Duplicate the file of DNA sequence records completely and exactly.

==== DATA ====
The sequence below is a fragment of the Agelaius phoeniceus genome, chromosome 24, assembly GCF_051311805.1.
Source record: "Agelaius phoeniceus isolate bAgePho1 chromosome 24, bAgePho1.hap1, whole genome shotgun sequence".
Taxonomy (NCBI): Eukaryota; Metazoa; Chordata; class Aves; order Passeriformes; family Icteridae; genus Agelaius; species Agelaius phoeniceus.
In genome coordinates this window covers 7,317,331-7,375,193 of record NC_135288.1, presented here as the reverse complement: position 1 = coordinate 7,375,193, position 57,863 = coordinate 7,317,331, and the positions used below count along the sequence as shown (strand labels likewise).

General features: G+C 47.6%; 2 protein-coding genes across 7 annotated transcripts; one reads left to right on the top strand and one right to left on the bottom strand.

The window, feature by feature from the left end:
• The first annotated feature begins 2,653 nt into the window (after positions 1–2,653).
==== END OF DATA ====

The sequence below is a fragment of the Agelaius phoeniceus genome, chromosome 24, assembly GCF_051311805.1.
Source record: "Agelaius phoeniceus isolate bAgePho1 chromosome 24, bAgePho1.hap1, whole genome shotgun sequence".
Taxonomy (NCBI): Eukaryota; Metazoa; Chordata; class Aves; order Passeriformes; family Icteridae; genus Agelaius; species Agelaius phoeniceus.
In genome coordinates this window covers 7,317,331-7,375,193 of record NC_135288.1, presented here as the reverse complement: position 1 = coordinate 7,375,193, position 57,863 = coordinate 7,317,331, and the positions used below count along the sequence as shown (strand labels likewise).

General features: G+C 47.6%; 2 protein-coding genes across 7 annotated transcripts; one reads left to right on the top strand and one right to left on the bottom strand.

The window, feature by feature from the left end:
• The first annotated feature begins 2,653 nt into the window (after positions 1–2,653).